On the other hand, who gets 300+ charge cycles on a flashlight in any reasonable and relevant timeframe… And for the few who do, 14500s are cheap.

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So what i see Wurkkos again playing Anduril card only. BTW 14500 are very expensive.

Simon sells 1000 mAh cells for 3,80€ incl 22% Italian tax, and that’s a better cell than the one included with this light. He also lists 750 mAh cells for 1,60€.

Let’s assume the cells manage 300 cycles if charged at the specced “quick charge current”, which is 1.5A for the 1000 mAh cell in Simons store and probably 1A for the cell in this light. Few people will charge any particular light more than once per week on average. That’d mean ~6 years until one needs a new cell. If they are 3,80 now, they’ll probably be 2-3€ at most by then, since cells of the same quality get cheaper, and same price gets higher quality over time.

I don’t really see that as a big issue. I would still have preferred 750 mA - would still charge fast enough, but extend the lifetime a lot.

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it is possible to remove one of these two components and recharge the battery at 500mAh?

Io le 14500 le ricarico a 300mAh col caricatore esterno che ho

Should not be a problem, yes. Might need hot air to remove without damages to the PCB.

For me it shows that it is 3.30 USD for the batt it self, and 4.60 usd delivery fee. Doesn’t seem very reasonable. Probably will be cheaper to buy it locally (at least for me).

I am looking at INR 14500 1000mAh

Yeah, batteries at Simon only have free shipping if sold together with a flashlight… Some international shipping regulation stuff. Was just an example since I know Simons shop well, I’m pretty sure prices will be similar elsewhere.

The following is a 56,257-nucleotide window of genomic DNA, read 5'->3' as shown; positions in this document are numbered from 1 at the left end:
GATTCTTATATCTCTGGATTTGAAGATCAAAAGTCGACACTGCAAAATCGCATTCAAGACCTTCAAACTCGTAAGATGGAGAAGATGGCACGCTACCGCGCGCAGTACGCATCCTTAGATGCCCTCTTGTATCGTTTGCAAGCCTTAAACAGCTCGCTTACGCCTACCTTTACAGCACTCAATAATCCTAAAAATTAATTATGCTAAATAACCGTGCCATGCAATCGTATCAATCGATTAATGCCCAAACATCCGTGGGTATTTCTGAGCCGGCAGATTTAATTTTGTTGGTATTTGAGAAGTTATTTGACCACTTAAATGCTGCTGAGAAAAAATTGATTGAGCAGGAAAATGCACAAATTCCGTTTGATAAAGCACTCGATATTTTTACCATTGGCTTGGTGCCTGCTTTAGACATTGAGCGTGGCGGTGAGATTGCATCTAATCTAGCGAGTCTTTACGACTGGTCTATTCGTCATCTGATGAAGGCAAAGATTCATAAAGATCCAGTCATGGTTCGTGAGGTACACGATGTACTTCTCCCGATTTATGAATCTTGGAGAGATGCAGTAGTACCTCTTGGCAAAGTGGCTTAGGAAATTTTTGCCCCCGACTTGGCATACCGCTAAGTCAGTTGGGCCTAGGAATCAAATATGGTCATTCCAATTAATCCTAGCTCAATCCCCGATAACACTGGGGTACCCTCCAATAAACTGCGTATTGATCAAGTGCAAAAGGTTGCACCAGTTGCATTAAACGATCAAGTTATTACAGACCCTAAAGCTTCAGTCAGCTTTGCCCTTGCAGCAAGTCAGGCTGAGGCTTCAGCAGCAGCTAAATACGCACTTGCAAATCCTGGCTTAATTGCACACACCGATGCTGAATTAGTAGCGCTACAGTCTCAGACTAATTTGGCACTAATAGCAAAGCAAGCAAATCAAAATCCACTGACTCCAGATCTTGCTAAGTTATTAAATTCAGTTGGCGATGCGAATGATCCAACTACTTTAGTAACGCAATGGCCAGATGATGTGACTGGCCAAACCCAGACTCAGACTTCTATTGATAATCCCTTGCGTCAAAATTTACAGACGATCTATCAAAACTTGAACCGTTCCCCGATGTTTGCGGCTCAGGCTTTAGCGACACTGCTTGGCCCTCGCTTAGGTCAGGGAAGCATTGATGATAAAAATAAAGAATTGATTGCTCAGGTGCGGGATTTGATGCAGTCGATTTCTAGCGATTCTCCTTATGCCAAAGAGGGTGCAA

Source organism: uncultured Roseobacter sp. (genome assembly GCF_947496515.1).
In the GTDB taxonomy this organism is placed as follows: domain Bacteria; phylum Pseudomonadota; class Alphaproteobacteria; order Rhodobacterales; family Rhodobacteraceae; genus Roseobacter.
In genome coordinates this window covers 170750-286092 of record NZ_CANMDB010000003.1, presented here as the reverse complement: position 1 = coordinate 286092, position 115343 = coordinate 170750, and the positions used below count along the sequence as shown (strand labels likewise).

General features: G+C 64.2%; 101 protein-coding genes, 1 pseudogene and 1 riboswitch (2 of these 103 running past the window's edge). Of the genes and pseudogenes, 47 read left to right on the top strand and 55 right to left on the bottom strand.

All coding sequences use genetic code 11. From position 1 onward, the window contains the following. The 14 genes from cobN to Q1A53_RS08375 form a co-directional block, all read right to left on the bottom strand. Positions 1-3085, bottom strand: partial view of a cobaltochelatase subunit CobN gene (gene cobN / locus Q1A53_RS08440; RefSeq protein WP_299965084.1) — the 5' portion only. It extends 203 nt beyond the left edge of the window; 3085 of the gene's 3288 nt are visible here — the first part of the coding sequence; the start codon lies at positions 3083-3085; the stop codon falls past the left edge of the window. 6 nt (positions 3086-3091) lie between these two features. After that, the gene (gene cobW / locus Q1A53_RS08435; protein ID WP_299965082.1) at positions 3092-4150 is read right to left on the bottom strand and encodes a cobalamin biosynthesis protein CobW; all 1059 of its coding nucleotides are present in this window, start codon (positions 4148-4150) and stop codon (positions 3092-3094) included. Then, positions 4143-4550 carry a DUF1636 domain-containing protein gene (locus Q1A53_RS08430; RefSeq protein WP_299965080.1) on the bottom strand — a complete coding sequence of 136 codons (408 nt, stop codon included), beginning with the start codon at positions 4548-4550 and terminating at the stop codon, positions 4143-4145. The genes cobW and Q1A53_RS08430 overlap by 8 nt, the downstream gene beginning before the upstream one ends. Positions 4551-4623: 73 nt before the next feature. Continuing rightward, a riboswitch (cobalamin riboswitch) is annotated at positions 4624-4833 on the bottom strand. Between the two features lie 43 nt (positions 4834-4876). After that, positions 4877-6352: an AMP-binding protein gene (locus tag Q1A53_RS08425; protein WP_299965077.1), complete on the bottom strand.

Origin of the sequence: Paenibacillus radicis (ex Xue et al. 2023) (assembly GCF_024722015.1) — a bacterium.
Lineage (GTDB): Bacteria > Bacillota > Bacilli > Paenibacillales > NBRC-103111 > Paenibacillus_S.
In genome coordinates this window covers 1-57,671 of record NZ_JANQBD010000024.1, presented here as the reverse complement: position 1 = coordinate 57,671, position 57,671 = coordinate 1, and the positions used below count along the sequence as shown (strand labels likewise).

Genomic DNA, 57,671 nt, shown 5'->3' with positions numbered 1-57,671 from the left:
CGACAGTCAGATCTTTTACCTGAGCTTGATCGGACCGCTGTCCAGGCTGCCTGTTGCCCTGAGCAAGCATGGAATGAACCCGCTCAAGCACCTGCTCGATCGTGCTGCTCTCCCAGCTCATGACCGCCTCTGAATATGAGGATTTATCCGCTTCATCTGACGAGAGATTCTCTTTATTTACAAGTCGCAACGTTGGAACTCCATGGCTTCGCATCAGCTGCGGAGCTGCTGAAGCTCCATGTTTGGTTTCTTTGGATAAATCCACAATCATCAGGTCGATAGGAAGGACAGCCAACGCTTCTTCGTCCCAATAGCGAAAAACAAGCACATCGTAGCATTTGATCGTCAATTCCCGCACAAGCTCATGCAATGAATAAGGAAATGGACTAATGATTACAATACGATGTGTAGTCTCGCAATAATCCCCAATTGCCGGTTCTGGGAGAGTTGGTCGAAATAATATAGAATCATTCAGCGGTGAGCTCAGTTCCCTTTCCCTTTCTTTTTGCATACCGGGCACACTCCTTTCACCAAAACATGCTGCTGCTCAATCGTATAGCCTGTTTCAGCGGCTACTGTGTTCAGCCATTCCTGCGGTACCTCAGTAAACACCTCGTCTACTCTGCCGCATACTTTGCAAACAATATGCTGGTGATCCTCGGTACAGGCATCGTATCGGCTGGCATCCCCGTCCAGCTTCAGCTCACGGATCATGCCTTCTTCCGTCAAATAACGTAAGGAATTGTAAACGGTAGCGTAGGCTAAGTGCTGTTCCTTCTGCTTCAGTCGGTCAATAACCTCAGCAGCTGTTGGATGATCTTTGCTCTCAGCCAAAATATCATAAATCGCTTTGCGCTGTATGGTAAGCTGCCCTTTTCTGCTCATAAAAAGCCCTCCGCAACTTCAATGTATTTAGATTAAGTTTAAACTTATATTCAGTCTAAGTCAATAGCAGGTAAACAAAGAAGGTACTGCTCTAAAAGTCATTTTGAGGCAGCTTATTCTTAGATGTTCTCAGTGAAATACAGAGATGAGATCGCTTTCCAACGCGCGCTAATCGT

@andrx are you gonna disassmble, update and mod yours? If you want you can drop by someday in summer or ship it over and I’ll mod yours, since we seem to live somewhat close to one another.

Could you post the link to the 1000 mAh version? On Convoy store I only see Vapcell, and at Aliexpress only 750 mAh…

A vapcell for the EU people:

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It’s always sold out, but when it’s available it’s the best

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Mi tenti…

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It is more about efficiency rather than cost. We all are to used to just throwing things away rather than making the best use of what we have. Batteries may be cheap, but the rare earth elements in them are a limited resource. So why accelerate their death when it should be so easy to treat them well and have them last much longer?

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To be fair - we could recycle between 90 and 98% of materials inside LiIon cells. We simply don’t (on industrial scale) yet because it is still cheaper to dig new crap from the ground. But it seems like we are reaching the tripping point, and with more EVs reaching decommissioning age, I would expect the EU to force companies to accept dead cells back eventually too.

You are still right though, no need to wear things down unnecessarily fast because “we can just replace”.

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Before we run out of those limited resources we will have a new rechargeable and hopefully non rechargeable batt chemistry. And they will only get cheaper as materials in those aren’t as rare and the manufacturing scaling will help with bringing down the cost.